Do you take the necessary steps to keep the personal info on your phone private? Are you wise about guarding your privacy when it comes to your smartphone photos, contacts, emails and financial data? A new study by Lookout found that millennials, people age 18 – 35, think they are “privacy experts” yet they "partake in risky mobile behavior most often."
Lookout asked 1,012 adult smartphone owners in the U.S. to determine their Mobile Privacy IQ. Then all the Mobile Privacy IQs were compared to obtain a better understanding of perception versus reality.
Perception vs. Reality
When it comes to perception vs. reality, get ready to be knocked over as 41.3% of people in the study claim they have an “above average Mobile Privacy IQ,” but “nearly 1 in 10 smartphone owners have no awareness of the Snowden and NSA revelations!” What ginormous rock have they been living under?
Wow, some of those folks might be among the 5% of people who need a serious wakeup call as they claimed the U.S. government is “ultimately responsible” for keeping their personal data safe. It’s too bad, so sad if people don’t know about the NSA snooping scandal as that doesn’t guarantee their info isn’t being hoovered up and data-mined. Do you suppose that when told about NSA spying, those are the people whose response would fall in the “nothing to hide” category? 75% of respondents said me, myself and I, meaning you are ultimately responsible for keeping your personal data safe.
35% of the people polled by Lookout claim they “excel in mobile privacy,” but they still connect to open or public Wi-Fi networks.
Of the smartphone owners who claim to be the most aware of risky mobile privacy behaviors:
- 52% don’t read privacy policies before downloading a mobile app.
- 34% don’t set a pin or passcode on their phone.
- 35% download mobile apps from unofficial marketplaces.
High profile company data breaches topped the list at 86% of privacy-related current events that sparked the most concern; 75% responded mobile app data breaches were the most concerning and 73% said it was Edward Snowden’s NSA revelations.
Although 44% of smartphone owners believe apps mishandle or misuse their private info, 1 in 3 would be willing to provide even more personal info to app companies so long as they can still use the apps to make their lives easier.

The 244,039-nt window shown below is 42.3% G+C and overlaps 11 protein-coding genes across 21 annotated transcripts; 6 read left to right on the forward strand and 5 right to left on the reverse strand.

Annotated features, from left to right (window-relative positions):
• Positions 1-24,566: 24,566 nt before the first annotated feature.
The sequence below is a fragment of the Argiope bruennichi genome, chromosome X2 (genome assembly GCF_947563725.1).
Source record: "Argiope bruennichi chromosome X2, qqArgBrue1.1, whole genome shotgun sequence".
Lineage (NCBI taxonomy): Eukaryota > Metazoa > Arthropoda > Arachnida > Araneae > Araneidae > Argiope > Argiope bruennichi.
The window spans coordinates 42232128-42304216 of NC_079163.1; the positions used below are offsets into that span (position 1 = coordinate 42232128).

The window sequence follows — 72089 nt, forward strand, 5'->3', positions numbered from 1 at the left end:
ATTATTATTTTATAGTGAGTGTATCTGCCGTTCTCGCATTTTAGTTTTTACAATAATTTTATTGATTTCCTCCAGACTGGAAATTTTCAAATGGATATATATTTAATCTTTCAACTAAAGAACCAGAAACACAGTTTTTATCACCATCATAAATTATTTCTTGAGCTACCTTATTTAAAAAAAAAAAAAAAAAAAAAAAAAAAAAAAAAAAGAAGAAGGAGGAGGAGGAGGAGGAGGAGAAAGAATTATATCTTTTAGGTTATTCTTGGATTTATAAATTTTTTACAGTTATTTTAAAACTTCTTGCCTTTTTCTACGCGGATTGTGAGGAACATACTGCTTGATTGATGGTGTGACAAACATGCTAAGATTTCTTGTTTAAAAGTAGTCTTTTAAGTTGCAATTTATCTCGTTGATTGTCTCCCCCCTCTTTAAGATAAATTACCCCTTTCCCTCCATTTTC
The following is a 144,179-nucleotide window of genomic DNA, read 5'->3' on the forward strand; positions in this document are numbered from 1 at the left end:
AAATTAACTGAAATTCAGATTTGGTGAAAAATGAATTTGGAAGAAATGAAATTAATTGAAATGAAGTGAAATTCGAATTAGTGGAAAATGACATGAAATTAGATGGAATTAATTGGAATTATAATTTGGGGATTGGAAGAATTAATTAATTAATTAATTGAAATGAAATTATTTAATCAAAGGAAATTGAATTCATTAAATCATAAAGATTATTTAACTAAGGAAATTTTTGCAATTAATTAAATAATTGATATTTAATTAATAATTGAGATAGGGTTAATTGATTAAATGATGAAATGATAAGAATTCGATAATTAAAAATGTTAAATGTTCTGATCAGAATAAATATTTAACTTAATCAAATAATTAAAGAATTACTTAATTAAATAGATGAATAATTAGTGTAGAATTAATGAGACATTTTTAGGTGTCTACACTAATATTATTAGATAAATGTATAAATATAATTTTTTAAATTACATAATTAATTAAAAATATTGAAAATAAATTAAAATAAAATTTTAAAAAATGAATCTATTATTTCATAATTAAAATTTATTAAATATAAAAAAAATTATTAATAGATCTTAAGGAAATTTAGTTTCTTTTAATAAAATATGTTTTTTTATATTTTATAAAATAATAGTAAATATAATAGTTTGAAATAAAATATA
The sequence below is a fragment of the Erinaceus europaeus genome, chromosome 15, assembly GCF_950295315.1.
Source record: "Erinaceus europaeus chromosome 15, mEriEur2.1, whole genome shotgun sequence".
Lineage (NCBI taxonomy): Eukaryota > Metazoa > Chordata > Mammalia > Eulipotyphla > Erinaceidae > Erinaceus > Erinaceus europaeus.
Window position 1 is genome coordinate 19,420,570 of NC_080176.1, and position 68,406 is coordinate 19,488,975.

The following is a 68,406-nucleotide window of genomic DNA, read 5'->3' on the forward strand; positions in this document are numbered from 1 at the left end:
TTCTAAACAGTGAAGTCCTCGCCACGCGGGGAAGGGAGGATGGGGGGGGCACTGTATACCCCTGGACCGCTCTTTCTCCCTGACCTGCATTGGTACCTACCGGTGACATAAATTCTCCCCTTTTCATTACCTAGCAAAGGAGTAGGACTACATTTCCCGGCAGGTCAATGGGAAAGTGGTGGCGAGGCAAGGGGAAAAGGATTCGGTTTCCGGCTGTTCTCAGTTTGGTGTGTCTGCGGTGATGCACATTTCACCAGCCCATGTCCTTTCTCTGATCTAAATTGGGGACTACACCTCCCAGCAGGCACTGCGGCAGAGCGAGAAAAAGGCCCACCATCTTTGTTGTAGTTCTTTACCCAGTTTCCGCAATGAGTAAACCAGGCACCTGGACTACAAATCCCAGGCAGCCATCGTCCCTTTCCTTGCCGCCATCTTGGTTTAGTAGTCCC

When it comes to privacy, users are most worried about the following mobile apps: 86% told Lookout that financial apps are most concerning; 85% said social networking apps; 82% said shopping apps; 78% were most worried about medical apps and 66% said communication apps.
What do people care the least about protecting? 60% of people in the study said work data. 76% said they take the most steps to protect their own data, yet 76% also connect to public open Wi-Fi.
What are the top three risky behaviors smartphone users partake in? Lookout said:
- 76% connect to public or open Wi-Fi
- 61% visit unfamiliar websites
- 56% download mobile apps without bothering to read the app’s permissions
Even in today’s BYOD-conscious world, the majority of respondents deprioritize protecting work data over all other forms and are least concerned with emails or contacts being leaked from their mobile devices.
The private info people protect
What personal info do people care the most about protecting? 74% were most concerned that account credentials would leak or be exposed; 42% said private photos and 38% said location data. “Following browser history, people are least concerned with contacts or emails being leaked or exposed.”
Just in case you didn’t know…Lookout states, “Privacy is fundamental to what we stand for.”